The motorcycles for the film, based on hardtail frames and panhead engines, were designed and built by two chopper builders — Cliff Vaughs and Ben Hardy — following ideas of Peter Fonda, and handled by Tex Hall and Dan Haggerty during shooting.
In total, four former police bikes were used in the film. The 1949, 1950 and 1952 Harley-Davidson Hydra-Glide bikes were purchased at an auction for $500, equivalent to about $3700 in 2021. Each bike had a backup to make sure that shooting could continue in case one of the old machines failed or got wrecked accidentally. One "Captain America" was demolished in the final scene, while the other three were stolen and probably taken apart before their significance as movie props became known. The demolished bike was rebuilt by Dan Haggerty and offered for auction in October 2014 by Profiles in History, a Calabasas, CA-based auction house with an estimated value of $1–1.2 million. The provenance of existing Captain America motorcycles is unclear, and has been the subject of much litigation. A motorcycle on display at the EMP Museum in Seattle, Washington is identified by that organization as the original rebuilt movie prop. A replica resides at the National Motorcycle Museum in Anamosa, Iowa. Many other replicas have been built since the film's release.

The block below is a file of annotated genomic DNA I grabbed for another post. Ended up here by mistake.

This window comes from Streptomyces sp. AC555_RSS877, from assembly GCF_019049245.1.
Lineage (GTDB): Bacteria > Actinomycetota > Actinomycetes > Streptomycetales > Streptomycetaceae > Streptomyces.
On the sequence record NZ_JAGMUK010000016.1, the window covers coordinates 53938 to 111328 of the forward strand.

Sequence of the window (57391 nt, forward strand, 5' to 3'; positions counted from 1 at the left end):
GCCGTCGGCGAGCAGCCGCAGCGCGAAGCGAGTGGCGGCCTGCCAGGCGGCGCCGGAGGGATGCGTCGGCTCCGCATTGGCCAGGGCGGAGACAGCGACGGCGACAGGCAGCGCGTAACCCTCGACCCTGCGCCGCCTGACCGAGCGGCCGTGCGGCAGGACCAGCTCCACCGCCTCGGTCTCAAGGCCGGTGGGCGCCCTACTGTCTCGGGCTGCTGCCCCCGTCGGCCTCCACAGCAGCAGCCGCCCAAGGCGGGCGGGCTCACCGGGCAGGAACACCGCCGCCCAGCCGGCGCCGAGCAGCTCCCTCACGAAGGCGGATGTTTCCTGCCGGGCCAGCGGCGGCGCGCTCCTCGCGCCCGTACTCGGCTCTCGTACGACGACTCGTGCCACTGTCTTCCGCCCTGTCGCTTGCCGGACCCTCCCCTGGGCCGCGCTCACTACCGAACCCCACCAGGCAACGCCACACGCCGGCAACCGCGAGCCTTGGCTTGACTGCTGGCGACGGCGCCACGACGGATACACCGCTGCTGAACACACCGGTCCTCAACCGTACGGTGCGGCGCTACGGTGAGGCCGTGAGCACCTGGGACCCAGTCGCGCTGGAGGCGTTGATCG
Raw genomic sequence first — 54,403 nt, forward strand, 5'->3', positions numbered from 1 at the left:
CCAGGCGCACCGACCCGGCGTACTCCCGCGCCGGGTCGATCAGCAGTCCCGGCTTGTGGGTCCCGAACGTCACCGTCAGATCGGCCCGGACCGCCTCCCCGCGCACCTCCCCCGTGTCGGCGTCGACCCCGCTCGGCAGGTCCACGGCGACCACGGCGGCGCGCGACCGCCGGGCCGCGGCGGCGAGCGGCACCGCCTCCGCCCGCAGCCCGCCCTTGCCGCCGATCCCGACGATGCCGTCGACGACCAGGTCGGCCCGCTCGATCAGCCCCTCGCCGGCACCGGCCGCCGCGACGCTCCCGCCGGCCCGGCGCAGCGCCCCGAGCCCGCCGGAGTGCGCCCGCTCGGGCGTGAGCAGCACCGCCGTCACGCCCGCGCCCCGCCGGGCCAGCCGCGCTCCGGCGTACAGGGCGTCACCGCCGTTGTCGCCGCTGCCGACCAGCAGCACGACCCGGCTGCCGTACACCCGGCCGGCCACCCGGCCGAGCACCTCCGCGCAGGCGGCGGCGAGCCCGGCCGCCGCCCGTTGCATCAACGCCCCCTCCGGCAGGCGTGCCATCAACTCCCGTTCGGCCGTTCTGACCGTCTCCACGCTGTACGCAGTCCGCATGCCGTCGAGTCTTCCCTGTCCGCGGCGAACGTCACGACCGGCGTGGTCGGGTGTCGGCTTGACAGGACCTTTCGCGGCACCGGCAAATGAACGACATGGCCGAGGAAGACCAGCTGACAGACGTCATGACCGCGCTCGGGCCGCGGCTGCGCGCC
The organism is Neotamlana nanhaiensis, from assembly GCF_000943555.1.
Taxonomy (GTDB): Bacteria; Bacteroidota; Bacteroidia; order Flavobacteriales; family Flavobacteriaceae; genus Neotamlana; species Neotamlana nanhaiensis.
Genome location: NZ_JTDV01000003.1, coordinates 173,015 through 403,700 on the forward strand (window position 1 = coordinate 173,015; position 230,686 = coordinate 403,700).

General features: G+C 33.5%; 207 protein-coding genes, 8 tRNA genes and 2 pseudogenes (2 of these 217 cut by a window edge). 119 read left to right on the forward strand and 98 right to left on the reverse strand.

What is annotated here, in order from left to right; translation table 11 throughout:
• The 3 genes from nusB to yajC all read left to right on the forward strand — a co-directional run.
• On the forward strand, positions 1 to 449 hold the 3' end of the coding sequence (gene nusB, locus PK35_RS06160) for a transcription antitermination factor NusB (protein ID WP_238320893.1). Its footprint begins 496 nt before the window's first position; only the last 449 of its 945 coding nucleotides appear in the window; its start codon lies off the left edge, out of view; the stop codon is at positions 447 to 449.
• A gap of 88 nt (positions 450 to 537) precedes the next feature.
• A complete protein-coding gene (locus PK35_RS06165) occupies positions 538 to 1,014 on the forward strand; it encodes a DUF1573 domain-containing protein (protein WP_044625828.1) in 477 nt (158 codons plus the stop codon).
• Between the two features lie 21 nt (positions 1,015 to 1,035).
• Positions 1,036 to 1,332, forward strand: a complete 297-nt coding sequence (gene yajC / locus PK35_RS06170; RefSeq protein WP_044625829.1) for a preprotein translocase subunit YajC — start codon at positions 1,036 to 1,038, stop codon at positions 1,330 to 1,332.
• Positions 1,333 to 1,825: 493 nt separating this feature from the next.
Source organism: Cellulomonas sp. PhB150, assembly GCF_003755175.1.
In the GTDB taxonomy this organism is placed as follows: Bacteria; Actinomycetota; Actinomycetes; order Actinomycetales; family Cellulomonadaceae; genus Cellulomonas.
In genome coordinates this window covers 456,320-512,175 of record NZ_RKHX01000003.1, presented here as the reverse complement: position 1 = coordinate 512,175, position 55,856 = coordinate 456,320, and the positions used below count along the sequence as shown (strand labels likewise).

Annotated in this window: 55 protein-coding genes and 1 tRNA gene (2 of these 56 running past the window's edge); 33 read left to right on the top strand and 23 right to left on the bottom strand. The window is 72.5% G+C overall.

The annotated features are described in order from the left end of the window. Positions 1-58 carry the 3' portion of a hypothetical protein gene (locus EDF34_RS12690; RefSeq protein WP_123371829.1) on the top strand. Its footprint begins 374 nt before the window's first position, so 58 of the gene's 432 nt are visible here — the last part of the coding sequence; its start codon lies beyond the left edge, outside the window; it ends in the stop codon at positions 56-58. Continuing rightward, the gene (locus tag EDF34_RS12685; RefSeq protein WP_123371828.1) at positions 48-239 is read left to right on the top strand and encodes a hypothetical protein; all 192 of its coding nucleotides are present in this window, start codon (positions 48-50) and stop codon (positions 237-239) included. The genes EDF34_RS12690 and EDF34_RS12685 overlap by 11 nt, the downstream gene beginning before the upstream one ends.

Hopper and Fonda hosted a wrap party for the movie and then realized they had not yet shot the final campfire scene. Thus, it was shot after the bikes had already been stolen, which is why they are not visible in the background as in the other campfire scenes.
Awards and honorsEdit